The Sacred Valley
Today we shifted gears and became tourists. We took a tour of the Sacred Valley and played with the vacuanas and llamas. Afterwards, we traveled to Pisac where half of the group stayed and went shopping, and the diehards climbed the mountain to see the Pisac Ruins. Climbing the mountain took longer than planned, but everyone that did it said it was well worth it.
We then traveled to Ollantaytambo and climbed the steep set of 300 stairs. It was great!
Later, we took a train to Aguas Calientes or now called Machu Picchu Pueblo where we spent the night.
On this day we climbed Machu Picchu and went on a tour. It was a gorgeous day with very little rain. Then, most people climbed to La Puerta Del Sol (The Sun Gate). After that, we came back and climbed to the Inca Bridge. Later, we all caught a train to Ollantaytambo then took a bus back to Cuzco.
The trip to Lake Titicaca is a long (7 hours) beautiful bus ride. Our ultimate destination is Puno where we will teach and serve on Day 8 and Day 9. We will be stopping at Templo de Viracocha for about 30 minutes along the way.
Dr. Esplin and his group stayed in Cuzco and taught ultrasound in the hospitals there. The rest of the groups traveled by bus to Puno, stopping at Temple de Viracocha and going over the summit of about 14,000 feet onto Puno.
Puno, Juliaca, and the Uros Floating Islands
Team Mothers will teach in Juliaca, Team Babies will teach neonatal resuscitation in Puno, and Team Humanitarian will work on the Uros Floating Islands.
Our medical team, including Dr. Sean Esplin who flew in from Lima, accomplished teaching in Juliaca at the College of Obstetras where we were wall to wall with people teaching and trying to make a difference. Prior to Dr. Bardett and Annalee Fausett flying out that night, we went to the largest hospital in Juliaca and gave them medical supplies. We were very warmly received as usual. These people truly do much with very little.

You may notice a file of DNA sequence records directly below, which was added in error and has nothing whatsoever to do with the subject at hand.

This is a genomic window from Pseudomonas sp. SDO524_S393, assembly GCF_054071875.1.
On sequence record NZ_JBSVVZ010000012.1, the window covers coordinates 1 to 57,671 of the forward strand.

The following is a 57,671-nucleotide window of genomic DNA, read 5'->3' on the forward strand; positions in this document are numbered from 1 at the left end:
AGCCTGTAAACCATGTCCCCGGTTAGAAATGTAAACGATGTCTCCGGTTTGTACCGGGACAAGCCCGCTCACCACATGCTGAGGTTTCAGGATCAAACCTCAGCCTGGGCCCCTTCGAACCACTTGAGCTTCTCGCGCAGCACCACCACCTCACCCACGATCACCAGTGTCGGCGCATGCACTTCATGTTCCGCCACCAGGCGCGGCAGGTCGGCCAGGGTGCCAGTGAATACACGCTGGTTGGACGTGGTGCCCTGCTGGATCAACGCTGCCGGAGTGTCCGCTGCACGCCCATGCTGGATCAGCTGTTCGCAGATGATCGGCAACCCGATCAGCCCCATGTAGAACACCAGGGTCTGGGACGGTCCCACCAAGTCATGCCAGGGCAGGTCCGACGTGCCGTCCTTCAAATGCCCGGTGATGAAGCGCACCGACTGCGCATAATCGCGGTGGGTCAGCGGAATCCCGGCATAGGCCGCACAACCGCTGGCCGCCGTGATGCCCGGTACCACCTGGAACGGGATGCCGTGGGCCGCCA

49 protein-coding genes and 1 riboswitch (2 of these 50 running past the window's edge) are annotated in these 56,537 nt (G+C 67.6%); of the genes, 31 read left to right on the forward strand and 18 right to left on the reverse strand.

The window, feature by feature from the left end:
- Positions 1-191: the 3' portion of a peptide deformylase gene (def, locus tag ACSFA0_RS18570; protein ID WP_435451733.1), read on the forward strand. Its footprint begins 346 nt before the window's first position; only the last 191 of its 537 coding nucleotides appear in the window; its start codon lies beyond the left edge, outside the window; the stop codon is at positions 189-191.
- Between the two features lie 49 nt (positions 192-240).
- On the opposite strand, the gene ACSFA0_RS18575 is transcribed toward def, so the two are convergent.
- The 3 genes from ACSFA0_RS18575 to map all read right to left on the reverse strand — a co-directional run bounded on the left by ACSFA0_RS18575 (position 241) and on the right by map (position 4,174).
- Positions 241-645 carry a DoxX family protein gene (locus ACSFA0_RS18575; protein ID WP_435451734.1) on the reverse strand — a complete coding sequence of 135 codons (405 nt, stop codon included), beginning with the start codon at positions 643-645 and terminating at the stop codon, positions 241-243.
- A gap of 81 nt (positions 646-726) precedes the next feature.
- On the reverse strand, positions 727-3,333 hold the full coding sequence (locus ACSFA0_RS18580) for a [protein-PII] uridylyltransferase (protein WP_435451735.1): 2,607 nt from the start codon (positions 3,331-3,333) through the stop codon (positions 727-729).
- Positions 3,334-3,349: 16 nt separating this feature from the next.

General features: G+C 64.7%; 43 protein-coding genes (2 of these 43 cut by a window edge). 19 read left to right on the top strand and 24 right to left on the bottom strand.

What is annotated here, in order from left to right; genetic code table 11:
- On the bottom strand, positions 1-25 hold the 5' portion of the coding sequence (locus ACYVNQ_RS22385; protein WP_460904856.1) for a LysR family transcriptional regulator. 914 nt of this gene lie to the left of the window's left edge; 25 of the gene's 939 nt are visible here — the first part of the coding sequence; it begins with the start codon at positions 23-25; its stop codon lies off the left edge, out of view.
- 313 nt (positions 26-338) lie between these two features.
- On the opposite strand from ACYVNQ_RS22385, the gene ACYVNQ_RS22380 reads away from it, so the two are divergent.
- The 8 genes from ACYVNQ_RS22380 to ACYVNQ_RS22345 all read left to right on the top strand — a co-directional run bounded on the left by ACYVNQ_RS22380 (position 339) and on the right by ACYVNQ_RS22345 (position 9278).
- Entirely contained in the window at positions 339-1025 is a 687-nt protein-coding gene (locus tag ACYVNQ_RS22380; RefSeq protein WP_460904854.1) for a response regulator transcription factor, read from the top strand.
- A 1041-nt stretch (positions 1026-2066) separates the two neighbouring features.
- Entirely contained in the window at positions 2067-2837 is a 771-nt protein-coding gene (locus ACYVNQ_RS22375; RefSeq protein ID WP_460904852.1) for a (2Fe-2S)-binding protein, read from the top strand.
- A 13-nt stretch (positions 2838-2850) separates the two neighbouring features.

Today our humanitarian team went to the Uros Islands.
We had an overwhelming day with about 100 mid-wives and doctors in Puno. It was another fabulous day. Our humanitarian team went to an orphanage and were overwhelmed with the needs of over 100 children. When asked what their greatest needs were for the future, they said "coats and gloves".
After going to the orphanage, we went to the Sicuani burial sight of ancient Inca ancestry.
The Puno team flew to Lima in preparation to fly home to the United States.
Dr. Dowdle's group went to church at the MTC (CCM Centro Capitacion Misional) and had lunch with the missionaries. They then went to repack and saw one of the places they will most likely live when they are on their mission.
We then started our all night Saga at the Lima airport where we were delayed 4-5 hours due to a tail light bulb problem in the plane. This problem caused us to miss our flight in Atlanta. We were supposed to arrive in SLC at 2:00 PM, but didn't make it there until 6:00 PM.
...to all who did participate on this trip—to those who were actually able to take this exciting, yet exhausting journey and to the many individuals and organizations that contributed support and resources that made this humanitarian effort possible.